And I think it’s really useful to look at it different ways. Remember that the one way that you can see these types of calculations is the way that I believe is the most intuitive way to represent things. But that’s not usually the way that you’ll see things presented. If you’re seeing things in a book problem. The other way that they usually represent things is the easiest or shortest, most direct way with the shortest calculations to see things. And so you want to see things in that format.



And then and then also the fastest kind of to calculate type of format, which if you’re talking about professionals, tax pros, and working with other people that they’re good at, at trying and trying to look proficient, of course, and the more proficient you know, the quicker you do things and whatnot, the more proficient that can be there, they might not be as good as explaining type of thing. So you want to know how to do things in multiple different ways.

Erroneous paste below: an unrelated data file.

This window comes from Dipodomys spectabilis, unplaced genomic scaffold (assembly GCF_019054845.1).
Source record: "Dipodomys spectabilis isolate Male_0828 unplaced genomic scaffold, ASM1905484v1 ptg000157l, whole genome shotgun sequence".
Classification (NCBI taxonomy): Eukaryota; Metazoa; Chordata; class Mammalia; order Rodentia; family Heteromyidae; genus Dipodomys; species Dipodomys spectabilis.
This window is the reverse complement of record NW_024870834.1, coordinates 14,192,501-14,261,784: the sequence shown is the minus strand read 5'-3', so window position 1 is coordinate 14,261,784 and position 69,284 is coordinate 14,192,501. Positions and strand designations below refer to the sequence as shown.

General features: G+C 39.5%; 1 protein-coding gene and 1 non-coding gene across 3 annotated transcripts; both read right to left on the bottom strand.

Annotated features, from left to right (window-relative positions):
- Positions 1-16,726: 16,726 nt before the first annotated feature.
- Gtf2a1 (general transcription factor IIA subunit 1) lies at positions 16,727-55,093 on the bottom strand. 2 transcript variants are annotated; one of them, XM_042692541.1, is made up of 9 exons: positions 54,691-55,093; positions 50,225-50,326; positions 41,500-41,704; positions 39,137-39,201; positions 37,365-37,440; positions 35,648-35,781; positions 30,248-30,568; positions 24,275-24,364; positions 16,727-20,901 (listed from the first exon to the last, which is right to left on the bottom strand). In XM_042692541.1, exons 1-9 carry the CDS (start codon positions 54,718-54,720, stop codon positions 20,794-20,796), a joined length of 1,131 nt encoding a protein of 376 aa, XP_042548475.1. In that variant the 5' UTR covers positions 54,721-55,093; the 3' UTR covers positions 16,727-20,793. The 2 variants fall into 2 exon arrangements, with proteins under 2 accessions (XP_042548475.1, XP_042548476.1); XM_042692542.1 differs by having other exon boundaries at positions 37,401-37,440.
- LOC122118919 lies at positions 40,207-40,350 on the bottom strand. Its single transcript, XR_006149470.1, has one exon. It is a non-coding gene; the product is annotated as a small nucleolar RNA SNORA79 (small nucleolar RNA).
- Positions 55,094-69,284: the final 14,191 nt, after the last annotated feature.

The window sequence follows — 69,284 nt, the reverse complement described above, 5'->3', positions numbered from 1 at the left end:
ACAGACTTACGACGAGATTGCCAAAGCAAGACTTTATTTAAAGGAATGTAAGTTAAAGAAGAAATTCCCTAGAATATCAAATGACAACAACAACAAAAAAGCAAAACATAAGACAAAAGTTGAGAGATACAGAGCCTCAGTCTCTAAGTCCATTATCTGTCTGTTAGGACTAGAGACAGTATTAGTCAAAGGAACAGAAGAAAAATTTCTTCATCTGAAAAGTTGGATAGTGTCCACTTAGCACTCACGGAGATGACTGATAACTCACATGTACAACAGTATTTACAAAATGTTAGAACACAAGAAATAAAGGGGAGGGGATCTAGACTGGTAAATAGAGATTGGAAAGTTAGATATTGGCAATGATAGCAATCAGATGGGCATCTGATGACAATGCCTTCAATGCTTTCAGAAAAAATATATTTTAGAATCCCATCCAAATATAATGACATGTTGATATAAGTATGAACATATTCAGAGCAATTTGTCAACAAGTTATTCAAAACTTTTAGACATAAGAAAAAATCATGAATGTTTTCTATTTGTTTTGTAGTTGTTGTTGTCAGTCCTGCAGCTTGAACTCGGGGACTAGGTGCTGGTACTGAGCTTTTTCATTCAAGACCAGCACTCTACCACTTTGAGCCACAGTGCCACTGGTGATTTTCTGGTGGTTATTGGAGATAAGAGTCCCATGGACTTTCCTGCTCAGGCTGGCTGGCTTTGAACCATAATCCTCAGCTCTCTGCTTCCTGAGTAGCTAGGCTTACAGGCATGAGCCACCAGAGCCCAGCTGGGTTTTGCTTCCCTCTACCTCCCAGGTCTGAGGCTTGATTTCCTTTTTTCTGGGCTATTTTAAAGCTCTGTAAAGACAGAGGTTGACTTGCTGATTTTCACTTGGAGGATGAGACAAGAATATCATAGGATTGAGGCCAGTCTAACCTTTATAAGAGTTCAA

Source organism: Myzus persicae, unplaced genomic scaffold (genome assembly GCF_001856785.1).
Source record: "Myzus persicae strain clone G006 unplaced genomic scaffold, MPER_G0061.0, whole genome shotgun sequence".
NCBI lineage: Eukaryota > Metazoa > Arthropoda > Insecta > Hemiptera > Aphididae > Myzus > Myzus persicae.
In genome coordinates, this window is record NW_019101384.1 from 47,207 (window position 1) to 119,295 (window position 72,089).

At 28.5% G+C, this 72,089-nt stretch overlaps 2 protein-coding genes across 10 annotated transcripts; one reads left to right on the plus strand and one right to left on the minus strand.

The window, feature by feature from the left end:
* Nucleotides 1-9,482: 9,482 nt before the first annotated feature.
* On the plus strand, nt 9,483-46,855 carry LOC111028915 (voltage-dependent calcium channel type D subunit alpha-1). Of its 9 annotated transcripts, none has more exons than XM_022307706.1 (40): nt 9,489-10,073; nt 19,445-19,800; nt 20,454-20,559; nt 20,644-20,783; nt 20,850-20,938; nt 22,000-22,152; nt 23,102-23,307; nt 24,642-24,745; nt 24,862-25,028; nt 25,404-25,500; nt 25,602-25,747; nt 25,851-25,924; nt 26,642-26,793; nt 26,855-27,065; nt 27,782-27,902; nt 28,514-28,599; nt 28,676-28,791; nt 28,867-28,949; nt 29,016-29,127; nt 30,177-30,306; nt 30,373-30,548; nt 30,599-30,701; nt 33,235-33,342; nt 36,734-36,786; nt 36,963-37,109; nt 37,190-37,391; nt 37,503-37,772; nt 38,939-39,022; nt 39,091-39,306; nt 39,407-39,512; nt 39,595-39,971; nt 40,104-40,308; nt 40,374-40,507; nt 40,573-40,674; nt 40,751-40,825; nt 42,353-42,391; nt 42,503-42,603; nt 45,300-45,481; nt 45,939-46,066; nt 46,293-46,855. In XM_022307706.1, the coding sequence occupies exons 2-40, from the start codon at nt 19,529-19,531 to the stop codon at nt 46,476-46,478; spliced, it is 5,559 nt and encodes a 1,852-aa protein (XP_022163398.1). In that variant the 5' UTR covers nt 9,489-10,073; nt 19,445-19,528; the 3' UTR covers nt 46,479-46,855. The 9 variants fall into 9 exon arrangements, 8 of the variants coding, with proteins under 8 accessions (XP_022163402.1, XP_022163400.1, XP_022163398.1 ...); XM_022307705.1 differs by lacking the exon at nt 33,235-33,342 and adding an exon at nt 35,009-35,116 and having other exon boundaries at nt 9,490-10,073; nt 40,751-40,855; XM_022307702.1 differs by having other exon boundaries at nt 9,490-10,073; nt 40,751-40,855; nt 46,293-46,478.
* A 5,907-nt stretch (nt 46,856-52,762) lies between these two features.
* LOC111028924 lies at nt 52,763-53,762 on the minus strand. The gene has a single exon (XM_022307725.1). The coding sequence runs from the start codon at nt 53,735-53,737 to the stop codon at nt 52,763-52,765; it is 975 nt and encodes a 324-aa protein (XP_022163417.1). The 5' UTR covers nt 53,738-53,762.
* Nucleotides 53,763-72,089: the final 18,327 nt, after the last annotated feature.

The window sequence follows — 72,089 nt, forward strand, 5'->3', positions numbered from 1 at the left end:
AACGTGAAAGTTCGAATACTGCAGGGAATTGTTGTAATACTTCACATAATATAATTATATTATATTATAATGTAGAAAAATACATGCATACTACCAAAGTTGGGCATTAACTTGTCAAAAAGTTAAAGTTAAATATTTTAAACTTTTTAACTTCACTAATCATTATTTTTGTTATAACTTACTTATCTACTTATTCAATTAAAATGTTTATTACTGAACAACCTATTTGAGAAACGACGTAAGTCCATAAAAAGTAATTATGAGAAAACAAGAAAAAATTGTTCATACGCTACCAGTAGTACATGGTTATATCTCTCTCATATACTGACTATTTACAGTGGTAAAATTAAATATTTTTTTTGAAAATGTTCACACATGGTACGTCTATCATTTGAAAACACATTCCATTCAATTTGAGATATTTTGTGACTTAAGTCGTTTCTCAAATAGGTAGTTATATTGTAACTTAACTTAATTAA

This is what I think is the most intuitive type of calculation, if you’re gonna say, all right, well, what if I invested $1,000? If I’m trying to compare these two things, and I just say, let’s just pick a number of $1,000. And let’s see what the impact would be between between these two rates of return. So if for the tax free, I got 70. And so if I had the 1000 times the taxable yield, which is the 8%. So 1000 times 8%. That means we would get $80. But it’s subject to taxes, and the marginal tax rate is 35%. So how much tax would we pay? Well, $80 times two times 230 5% will give us $28.